Not the kind of post I planned for this site. These photos are not intended to be part of my portfolio. Still, it is a subject that I find worth an image.
On a recent visit to Rome (images will no doubt appear here in due course) I passed several times by the Lago di Torre Argentina: a city-block-sized excavation ordered by Mussolini in 1926. It contains the remains of four temples dating from the 4th to the 1st century BCE that backed-onto the Theater of Pompey, constructed after 61 BCE.
Pompey (‘The Great’), who at one time was one of the wealthiest and most powerful men in the Republican Senate and Caesar’s ally-of-convenience in a sort of three-way dictatorship, built the massive and beautiful amphitheater as a gift to Rome, and to remind everyone of his military victories in the East (models and images of the theater).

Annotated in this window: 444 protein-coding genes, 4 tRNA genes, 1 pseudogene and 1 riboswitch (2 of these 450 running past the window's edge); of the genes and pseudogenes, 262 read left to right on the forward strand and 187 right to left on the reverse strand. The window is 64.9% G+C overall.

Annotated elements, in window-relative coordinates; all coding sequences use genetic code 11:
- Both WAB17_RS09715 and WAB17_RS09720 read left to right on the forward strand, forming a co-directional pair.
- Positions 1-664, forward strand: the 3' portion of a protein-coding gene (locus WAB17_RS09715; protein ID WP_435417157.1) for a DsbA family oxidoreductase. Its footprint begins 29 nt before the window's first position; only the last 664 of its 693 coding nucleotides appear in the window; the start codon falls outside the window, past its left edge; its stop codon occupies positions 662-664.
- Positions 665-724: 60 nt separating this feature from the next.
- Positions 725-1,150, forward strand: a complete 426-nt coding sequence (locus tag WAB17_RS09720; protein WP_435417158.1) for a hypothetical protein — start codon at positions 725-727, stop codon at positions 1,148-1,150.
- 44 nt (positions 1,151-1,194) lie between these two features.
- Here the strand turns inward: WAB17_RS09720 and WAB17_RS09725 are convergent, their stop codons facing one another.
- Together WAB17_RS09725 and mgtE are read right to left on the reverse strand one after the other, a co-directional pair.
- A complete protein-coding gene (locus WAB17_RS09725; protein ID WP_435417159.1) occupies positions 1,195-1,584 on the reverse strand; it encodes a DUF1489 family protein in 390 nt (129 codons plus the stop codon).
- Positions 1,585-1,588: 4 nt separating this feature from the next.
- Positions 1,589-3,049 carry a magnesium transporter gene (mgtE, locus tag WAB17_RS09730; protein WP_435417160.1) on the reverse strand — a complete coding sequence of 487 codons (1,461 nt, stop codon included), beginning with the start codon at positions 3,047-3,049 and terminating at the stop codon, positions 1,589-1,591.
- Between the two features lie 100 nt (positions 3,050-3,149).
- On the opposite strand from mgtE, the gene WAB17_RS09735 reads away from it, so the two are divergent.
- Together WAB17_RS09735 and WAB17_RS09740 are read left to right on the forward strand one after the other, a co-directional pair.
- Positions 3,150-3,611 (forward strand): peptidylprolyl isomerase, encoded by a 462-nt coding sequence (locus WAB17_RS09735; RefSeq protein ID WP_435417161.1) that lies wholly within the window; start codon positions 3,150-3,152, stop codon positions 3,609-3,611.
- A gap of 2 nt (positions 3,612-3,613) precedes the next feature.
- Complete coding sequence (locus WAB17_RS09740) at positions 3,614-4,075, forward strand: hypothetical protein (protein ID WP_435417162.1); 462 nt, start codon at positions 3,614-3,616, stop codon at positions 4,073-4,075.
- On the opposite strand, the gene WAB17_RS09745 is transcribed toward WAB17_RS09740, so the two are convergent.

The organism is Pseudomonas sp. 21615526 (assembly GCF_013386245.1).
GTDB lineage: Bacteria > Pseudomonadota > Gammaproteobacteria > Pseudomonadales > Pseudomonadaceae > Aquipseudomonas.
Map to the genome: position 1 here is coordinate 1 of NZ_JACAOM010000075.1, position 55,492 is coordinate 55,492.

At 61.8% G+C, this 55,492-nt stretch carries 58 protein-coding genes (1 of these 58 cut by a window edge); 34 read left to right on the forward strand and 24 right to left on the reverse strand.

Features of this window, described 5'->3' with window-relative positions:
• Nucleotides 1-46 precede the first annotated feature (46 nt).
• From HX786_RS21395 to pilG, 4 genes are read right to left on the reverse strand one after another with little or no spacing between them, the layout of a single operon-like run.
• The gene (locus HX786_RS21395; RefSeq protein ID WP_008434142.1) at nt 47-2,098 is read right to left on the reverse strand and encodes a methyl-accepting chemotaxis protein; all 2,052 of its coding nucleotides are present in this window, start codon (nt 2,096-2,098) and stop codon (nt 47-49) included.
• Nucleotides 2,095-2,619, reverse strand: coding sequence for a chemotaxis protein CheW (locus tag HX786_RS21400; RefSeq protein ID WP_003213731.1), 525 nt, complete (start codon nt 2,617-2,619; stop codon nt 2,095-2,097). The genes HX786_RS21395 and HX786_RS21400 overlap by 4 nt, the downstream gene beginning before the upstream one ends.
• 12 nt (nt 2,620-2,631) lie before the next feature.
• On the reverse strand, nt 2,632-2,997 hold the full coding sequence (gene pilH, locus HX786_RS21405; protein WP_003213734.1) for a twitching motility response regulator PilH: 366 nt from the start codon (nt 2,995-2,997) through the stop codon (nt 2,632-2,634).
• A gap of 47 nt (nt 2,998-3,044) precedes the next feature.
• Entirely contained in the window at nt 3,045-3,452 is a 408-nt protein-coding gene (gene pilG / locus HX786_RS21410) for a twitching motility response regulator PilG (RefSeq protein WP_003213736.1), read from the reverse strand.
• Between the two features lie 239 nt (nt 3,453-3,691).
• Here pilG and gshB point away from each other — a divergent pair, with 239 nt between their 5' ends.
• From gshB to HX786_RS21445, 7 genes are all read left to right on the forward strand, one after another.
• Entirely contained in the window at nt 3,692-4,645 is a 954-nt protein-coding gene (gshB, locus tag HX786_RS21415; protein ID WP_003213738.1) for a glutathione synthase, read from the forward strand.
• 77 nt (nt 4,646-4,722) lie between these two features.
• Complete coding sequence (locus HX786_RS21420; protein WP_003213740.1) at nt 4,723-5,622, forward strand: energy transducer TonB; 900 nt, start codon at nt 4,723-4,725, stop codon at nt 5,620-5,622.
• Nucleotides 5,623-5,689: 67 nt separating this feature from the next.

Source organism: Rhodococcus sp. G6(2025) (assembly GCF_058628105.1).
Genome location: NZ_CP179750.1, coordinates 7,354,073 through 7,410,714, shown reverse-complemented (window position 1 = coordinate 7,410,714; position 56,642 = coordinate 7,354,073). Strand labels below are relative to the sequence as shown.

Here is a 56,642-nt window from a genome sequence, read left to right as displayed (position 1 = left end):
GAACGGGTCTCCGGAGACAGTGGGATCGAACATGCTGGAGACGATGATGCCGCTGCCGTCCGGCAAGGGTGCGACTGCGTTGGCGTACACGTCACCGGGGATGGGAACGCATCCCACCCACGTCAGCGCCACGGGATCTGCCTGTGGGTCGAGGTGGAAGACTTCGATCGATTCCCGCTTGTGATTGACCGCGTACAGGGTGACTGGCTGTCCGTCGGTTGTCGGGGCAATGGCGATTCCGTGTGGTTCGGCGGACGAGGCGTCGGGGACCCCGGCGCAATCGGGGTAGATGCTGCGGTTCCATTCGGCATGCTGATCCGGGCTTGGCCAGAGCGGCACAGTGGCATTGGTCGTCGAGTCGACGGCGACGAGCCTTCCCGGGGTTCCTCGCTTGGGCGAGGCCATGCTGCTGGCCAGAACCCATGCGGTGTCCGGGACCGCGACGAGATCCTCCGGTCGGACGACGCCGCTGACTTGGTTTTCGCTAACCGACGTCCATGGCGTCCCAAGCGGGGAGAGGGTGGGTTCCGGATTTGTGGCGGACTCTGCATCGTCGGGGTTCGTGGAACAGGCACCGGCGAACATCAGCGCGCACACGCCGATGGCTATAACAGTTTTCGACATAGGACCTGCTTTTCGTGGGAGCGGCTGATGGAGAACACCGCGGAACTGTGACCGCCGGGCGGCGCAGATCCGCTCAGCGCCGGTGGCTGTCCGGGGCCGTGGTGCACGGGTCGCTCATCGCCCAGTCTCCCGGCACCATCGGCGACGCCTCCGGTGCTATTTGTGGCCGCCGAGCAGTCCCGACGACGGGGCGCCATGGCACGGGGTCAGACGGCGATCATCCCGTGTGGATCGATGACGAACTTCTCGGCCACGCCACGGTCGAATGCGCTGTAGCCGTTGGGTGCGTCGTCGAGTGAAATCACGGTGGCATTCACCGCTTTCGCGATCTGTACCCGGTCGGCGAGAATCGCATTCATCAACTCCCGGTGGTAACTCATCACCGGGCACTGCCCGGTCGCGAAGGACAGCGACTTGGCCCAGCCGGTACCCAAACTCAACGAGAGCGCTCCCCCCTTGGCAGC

It was just the sort of gesture that Emperors in the following centuries would use to display their power and wealth. At the time when Pompey proposed it, there was a ban on massive civic construction inside the City, so he built it just outside the walls, incorporating both a new temple to “Victorious Venus” — to give his theater a ‘sacred’ character — and these older temples at the end of the courtyard attached to the theater.
Also at the end of the courtyard, Pompey constructed a “Curia”: a tall, rectangular building suitable for meetings: specifically, meetings of the Roman Senate. It was there, on 15 March, 44 BCE (the Ides of March), that the plotters stabbed an unwary Julius Caesar to death, at the foot of a huge statue of Pompey — killed four years earlier in Egypt fleeing from his military defeat by Caesar.
I have annotated the image of the Lago di Torre Argentina to indicate the approximate location of the Curia — destroyed by fire in ancient times and by demolition in the centuries since . Click on either of the images to see a larger view.